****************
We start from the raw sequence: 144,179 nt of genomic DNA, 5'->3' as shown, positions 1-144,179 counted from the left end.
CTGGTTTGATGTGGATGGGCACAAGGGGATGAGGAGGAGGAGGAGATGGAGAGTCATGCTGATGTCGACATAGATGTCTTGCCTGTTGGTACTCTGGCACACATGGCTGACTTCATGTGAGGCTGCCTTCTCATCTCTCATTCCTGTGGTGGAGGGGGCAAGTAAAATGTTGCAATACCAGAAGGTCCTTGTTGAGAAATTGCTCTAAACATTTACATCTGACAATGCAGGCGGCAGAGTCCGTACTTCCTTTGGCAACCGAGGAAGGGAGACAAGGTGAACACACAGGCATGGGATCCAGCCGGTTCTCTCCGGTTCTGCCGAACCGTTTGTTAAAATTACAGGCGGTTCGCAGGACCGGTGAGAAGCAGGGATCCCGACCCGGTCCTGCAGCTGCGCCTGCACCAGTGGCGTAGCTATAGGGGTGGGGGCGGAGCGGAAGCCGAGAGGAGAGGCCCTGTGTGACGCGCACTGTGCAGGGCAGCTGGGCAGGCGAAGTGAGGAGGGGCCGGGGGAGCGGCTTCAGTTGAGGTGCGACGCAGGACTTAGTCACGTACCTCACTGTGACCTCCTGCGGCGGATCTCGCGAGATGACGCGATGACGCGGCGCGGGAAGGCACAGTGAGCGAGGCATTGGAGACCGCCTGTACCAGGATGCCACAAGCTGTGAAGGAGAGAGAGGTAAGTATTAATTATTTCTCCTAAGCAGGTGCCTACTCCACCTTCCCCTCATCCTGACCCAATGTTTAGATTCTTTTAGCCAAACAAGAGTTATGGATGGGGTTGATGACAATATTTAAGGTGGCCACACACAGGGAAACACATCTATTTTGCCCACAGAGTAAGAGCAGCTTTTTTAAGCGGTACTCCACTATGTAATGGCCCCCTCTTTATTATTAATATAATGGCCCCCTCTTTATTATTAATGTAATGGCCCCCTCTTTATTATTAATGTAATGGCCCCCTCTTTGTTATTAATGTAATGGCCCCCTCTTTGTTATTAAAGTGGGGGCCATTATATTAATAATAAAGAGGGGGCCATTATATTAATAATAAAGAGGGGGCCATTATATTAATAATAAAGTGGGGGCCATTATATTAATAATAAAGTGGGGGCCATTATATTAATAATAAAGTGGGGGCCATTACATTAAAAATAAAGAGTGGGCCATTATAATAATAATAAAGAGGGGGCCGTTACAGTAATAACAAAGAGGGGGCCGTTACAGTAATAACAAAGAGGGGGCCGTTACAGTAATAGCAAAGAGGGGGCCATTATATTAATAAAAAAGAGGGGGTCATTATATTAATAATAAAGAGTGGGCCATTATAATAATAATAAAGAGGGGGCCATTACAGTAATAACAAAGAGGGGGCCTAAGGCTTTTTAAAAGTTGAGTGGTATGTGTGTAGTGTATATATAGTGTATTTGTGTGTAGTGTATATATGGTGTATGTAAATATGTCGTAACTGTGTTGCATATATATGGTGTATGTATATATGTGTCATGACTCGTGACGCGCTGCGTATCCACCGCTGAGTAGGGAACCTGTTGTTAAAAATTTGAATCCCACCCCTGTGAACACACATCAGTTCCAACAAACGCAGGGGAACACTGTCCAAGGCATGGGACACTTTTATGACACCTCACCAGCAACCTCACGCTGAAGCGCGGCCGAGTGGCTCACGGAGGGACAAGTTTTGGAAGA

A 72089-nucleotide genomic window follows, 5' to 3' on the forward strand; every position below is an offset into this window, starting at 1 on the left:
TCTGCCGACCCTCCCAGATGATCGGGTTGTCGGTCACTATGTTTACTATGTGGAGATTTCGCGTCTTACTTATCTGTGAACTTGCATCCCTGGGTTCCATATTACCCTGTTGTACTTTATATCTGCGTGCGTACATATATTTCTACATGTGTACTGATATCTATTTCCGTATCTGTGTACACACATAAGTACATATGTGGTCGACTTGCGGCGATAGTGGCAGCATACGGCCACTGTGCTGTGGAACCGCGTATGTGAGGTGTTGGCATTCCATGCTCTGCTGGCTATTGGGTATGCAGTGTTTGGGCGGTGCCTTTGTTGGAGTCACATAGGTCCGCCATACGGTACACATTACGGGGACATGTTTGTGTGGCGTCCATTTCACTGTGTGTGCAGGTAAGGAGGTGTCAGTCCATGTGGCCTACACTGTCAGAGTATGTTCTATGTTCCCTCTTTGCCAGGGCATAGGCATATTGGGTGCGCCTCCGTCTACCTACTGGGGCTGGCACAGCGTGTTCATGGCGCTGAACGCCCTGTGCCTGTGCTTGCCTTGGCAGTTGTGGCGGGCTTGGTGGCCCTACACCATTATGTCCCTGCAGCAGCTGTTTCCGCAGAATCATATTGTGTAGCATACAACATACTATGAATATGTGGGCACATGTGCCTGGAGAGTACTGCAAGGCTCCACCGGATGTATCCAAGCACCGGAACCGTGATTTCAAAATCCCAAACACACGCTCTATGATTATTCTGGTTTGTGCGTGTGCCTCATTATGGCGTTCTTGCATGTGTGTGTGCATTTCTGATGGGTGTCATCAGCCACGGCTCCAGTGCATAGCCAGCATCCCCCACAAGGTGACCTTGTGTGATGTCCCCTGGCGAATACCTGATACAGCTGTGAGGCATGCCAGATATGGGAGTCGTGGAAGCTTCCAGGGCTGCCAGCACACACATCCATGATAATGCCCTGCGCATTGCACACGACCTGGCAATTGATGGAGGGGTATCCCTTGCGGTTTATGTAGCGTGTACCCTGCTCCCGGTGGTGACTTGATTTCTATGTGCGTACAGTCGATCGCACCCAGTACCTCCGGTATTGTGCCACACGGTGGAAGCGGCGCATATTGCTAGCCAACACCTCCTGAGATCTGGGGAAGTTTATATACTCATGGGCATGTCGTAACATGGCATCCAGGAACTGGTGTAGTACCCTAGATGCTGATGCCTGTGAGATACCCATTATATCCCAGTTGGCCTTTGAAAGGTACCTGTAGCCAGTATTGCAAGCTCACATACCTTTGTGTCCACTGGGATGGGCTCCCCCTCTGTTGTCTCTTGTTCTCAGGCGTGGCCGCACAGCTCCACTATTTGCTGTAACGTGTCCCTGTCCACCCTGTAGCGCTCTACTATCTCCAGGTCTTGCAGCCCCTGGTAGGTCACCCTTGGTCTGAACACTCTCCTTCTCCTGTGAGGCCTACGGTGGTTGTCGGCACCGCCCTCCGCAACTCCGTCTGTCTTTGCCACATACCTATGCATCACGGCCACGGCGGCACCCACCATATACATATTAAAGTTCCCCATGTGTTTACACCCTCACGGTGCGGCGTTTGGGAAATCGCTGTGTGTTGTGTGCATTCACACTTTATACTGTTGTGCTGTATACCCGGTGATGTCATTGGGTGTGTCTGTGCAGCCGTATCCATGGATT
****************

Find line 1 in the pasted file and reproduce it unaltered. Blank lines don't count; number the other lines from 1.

We start from the raw sequence: 144,179 nt of genomic DNA, 5'->3' as shown, positions 1-144,179 counted from the left end.